Wind, Solar Could Supply All Minnesota’s Power Needs

ST. PAUL, Minnesota, March 13, 2012 (ENS) – All of Minnesota’s electricity generation needs can be met by wind and solar sources combined with improvements to the state’s electric grid system and energy efficiency policies, according to a report released today at a news conference in St. Paul.

“Minnesota’s renewable energy resources are large enough to accommodate any foreseeable growth in electricity demand in the next four decades and beyond,” the report states.

“Renewable Minnesota: A technical and economic analysis of a 100 percent renewable-energy based electricity system for Minnesota” was researched and written by engineer Dr. Arjun Makhijani and Christina Mills, attorney and staff scientist at the Institute for Energy and Environmental Research in Takoma Park, Maryland as well as Dr. M.V. Ramana of Princeton University.

Minnesota’s electricity sector currently accounts for over one third of the state’s greenhouse gas emissions. State policy is to reduce emissions by 80 percent by 2050.

“A significant change in electricity generation sources is clearly needed to achieve that goal,” Dr. Makhijani said. “Fortunately, wind and solar can provide 100 percent of Minnesota’s electricity. These currently available technologies also offer significant job creation and economic development opportunities.”

The 600 kW solar electric system installation on the Minneapolis Convention Center (Photo courtesy Meet Minneapolis 1)

The report shows that Minnesota has more than enough wind and solar resources to meet the state’s demand for electricity generation and that a renewable electricity sector is technically feasible using proven technologies.

The report assumes that the composition of renewable energy generation is a mix of commercial-scale wind energy and rooftop solar photovoltaic panels, due to economies of scale and the most likely application of each technology in Minnesota.

The idea that solar and wind energy cannot be the mainstay of an electricity generation system because they are intermittent is “incorrect,” the report states. “This study shows that they can be dispatched reliably – when there is storage.”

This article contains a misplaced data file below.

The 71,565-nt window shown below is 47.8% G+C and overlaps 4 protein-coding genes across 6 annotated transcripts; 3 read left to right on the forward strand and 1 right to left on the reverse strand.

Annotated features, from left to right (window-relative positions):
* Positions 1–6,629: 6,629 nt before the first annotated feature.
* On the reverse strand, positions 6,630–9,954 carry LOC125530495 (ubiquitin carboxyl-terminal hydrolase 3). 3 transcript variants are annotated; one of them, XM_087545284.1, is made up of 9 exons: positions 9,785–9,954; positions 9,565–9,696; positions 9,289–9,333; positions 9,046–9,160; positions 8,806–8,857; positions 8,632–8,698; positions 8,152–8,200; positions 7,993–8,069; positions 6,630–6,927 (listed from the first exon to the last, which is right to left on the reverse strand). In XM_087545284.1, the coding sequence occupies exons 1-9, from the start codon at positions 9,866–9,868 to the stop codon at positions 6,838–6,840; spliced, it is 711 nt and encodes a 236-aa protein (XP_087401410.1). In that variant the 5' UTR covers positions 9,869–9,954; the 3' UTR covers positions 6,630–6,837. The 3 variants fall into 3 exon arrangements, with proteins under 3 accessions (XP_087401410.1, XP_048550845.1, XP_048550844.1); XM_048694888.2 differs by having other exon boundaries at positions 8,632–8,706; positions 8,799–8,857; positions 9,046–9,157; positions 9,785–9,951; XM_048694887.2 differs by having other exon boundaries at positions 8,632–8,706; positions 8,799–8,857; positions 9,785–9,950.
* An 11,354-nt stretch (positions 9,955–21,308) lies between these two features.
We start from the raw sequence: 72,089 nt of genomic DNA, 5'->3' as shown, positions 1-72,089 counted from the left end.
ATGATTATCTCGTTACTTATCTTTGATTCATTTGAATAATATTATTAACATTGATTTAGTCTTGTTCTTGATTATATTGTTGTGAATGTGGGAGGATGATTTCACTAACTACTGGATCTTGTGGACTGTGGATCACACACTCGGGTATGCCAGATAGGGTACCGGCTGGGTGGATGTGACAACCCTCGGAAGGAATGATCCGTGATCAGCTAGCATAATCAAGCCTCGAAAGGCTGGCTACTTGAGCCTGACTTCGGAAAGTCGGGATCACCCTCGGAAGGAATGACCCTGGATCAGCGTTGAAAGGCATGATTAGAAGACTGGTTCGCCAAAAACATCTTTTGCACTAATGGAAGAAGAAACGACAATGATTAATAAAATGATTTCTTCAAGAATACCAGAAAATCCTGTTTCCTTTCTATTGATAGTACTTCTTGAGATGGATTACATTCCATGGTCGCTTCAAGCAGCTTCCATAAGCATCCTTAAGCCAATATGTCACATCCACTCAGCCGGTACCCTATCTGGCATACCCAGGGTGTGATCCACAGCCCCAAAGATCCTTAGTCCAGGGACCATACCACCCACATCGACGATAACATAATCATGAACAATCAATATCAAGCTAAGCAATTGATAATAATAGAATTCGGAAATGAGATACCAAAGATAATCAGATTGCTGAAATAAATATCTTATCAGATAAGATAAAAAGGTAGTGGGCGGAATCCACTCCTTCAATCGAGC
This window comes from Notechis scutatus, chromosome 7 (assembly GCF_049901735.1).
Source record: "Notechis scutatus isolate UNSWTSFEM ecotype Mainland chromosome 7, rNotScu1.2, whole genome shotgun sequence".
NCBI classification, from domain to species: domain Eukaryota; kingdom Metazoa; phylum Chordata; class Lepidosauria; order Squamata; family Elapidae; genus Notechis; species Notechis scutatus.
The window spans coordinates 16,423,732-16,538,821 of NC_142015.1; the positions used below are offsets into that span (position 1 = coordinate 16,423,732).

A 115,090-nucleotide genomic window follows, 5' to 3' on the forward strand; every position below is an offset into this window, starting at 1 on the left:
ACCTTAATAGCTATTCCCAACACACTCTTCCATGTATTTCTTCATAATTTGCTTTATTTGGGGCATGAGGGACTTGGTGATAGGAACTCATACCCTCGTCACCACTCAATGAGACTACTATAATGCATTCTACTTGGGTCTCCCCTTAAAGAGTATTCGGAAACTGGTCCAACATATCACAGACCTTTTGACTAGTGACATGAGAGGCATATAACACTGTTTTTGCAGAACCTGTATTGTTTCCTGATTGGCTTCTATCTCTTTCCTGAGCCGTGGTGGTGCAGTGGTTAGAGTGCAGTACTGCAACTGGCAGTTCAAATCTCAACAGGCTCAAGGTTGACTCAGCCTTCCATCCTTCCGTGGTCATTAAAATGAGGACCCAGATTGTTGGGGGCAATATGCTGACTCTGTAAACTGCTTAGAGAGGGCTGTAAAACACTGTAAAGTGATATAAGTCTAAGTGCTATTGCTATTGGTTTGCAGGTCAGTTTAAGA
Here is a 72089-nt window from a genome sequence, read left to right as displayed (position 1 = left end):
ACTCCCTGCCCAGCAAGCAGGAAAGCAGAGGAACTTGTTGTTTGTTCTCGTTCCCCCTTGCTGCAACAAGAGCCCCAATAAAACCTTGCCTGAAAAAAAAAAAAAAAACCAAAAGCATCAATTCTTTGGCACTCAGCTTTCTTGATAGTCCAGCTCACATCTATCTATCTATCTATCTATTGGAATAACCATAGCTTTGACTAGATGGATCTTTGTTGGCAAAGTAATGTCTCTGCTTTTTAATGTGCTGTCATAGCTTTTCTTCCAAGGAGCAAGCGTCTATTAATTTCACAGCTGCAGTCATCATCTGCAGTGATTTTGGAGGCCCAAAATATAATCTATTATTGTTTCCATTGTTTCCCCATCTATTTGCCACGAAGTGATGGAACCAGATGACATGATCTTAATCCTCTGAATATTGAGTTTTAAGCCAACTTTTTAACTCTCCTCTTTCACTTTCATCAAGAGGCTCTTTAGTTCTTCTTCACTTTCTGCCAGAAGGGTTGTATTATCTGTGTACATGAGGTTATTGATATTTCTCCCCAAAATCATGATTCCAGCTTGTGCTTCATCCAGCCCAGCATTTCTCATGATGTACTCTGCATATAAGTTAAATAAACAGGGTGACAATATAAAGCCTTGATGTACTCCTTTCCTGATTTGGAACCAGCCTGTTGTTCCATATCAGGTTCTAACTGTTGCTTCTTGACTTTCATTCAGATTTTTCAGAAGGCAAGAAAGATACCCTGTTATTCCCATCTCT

The storage technology that the authors assume for their analysis is compressed air energy storage, which has been used commercially for decades with coal-fired power plants in Germany and Alabama. Compressed natural gas storage in caverns and aquifers is also a standard technology.

“In our analysis we maintain the usual reliability criterion – 12 percent reserve margin over demand – for every hour of the year,” write Makhijani, Mills and Ramana.

“Such a system does not have to be prohibitively costly,” they write. “As it turns out, a 100 percent renewable energy-based electricity system for Minnesota increases rates by a mere 1-2 cents per kilowatt hour when sufficient reasonable and economical investments are made in energy efficiency.”

The report calculates that a renewable energy electricity system would cost about the same overall as at present if efficiency improvements are made along with the transition to renewable electricity generation.

“We have identified a number of steps that can help position Minnesota to utilize its available renewable energy resources. These actions will achieve a significant reduction in greenhouse gas emissions,” Makhijani said. “Transitioning to a renewable energy-based electricity sector will require creation of a more informed technical and cost framework.”

The report recommends conducting a statewide energy efficiency study, including both technical and economic aspects.

The authors say the state should require utilities to include increased renewable energy and storage in their Integrated Resource Plans and develop and implement a timeline for achieving a 100 percent renewable energy standard.

Copyright Environment News Service (ENS) 2012. All rights reserved.